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The Theatreguide.London Review

Whipping It Up
Bush Theatre November-December 2006; New Ambassadors February-June 2007

Steve Thompson has written a sharp and wicked political satire that provides a thorough quota of laughs, an intriguing peep behind the political curtain, and the occasion for a couple of expert performances.

If much of its barb is directed at fairly easy targets namely, hypocritical politicians - that's something you might only realise after your laughter has died down.

Set in an imagined near future in which the Conservatives have won with a tiny majority, the play observes the actions of the Tory whips, those MPs assigned the job of making sure everyone else shows up for parliamentary votes and toes the party line.

We watch at first as a backbencher wavering on a trivial bill is subjected to a carrot-and-stick routine by the whips until he becomes an enthusiastic convert.

But then, just as we've understood that that is how the whips operate, stakes get higher - it looks like a rump group in the party is going to use this minor bill to depose the Prime Minister - and the whips really get going.

And that's where the play's dirty fun comes in, as we see how very dirty they are willing to play, to outwit both the insurgents within and the Opposition without, not to mention a muckraking reporter snooping about in search of some scandal, any scandal, on anybody

Lies are told, blackmail is employed, truces and agreements are confirmed and then immediately violated, not just with the various foes but among themselves, as one whip or another is perfectly happy to screw a colleague (or seem to screw a colleague, as more often than not there is some sort of double blind going on) in furtherance of his own agenda.

And it is all done with a wit ('Whipping is not a contact sport' admonishes one to another who's getting a little too unsubtle) and Old Boy Network snobbery (The most junior and unpolished of the whips is dismissed by his superior as a barrow boy) that are as chilling as they are irresistibly funny.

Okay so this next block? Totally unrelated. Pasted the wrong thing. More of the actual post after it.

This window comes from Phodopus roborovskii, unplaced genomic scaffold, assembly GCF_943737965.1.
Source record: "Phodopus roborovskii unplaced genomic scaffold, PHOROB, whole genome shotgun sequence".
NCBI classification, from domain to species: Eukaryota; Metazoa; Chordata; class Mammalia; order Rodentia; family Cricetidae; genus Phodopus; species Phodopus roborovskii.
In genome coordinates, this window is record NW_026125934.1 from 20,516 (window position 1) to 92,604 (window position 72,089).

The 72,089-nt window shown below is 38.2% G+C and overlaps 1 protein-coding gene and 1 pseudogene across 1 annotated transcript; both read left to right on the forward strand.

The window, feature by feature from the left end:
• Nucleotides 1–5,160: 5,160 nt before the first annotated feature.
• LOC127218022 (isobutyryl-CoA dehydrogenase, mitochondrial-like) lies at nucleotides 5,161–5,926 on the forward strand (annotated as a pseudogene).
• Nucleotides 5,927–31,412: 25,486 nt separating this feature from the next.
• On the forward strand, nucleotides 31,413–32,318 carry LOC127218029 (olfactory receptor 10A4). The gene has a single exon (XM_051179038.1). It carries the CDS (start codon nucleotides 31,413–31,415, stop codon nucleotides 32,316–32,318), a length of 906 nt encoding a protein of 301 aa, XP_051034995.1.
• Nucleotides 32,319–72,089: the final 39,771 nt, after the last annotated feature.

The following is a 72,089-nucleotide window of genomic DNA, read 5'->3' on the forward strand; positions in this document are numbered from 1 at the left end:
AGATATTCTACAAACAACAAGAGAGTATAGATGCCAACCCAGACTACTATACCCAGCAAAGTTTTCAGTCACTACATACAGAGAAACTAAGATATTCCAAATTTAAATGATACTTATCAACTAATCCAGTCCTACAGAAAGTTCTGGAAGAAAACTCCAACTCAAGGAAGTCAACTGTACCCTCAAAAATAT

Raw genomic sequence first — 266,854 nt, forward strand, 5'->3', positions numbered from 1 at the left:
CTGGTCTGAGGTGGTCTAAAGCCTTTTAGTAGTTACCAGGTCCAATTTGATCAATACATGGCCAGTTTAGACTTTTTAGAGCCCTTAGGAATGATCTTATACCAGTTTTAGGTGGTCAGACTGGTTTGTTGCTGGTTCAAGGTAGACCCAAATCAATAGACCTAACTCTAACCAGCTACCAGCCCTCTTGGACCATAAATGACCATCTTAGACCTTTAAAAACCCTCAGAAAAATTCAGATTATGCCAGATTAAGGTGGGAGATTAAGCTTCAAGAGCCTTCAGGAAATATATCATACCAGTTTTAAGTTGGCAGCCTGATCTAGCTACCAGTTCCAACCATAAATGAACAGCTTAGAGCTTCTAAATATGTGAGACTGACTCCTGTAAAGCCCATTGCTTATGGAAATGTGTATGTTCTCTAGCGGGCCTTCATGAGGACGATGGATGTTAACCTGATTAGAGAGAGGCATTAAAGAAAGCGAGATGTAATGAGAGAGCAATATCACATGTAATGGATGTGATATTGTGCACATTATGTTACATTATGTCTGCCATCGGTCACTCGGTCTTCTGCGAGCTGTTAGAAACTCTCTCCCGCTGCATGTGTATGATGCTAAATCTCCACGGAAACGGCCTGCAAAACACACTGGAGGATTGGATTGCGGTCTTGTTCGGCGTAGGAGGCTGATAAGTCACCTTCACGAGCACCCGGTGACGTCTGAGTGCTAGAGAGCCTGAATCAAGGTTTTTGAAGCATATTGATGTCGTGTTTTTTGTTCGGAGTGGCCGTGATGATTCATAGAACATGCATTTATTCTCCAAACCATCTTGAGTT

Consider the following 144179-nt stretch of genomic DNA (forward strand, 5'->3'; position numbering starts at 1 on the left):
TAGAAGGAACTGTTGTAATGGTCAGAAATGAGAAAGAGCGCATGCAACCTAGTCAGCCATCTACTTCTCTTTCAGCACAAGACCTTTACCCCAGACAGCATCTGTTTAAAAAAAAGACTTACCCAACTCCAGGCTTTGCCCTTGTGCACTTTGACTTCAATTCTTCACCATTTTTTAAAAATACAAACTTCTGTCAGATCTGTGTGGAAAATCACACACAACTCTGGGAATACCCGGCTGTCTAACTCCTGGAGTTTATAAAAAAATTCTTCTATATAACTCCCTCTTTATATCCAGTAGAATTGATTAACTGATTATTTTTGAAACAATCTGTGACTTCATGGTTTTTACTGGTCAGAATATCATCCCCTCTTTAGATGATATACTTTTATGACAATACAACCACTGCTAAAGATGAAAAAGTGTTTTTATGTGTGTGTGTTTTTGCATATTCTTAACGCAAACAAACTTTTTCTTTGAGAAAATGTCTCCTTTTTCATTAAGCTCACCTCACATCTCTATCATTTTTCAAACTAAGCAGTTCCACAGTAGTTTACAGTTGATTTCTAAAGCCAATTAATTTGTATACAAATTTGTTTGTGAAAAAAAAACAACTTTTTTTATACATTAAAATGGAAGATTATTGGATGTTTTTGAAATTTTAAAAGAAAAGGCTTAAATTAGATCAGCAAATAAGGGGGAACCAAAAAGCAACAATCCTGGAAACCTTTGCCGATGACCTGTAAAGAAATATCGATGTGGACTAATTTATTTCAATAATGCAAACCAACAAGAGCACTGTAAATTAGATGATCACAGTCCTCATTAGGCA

Striding through all this are two performances of absolute comic authority, by Richard Wilson as the chief Tory whip, and Helen Schlesinger as his Labour counterpart.

Wilson's character has been doing this for years, is capable of selling out his grandmother without blinking, and yet actually has a moral code of sorts that gives him his confidence.

And Richard Wilson gives one of those calm and in-control performances that makes everyone else onstage look frantic and actorly - he can do more acting, and generate more laughs, just sitting in a chair than the others can mugging and rushing about.

And Helen Schlesinger plays the difficult role of a strong but feminine woman with a tightly-wound energy that makes it quietly clear that she is smarter than anyone else in the room, at least as amoral, and therefore just possibly more dangerous.

She adds immeasurably to the fun just by being the wild card that repeatedly threatens to screw up the game the others are playing so expertly.

It must be said that the rest of the cast, as directed by Terry Johnson, range from adequate downward, generally not getting in the way of the play but rarely enhancing it much. If, as seems quite likely, this fringe production transfers to the West End, some recasting couldn't hurt.

Gerald Berkowitz


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Review of Whipping It Up - Bush  Theatre 2006

 

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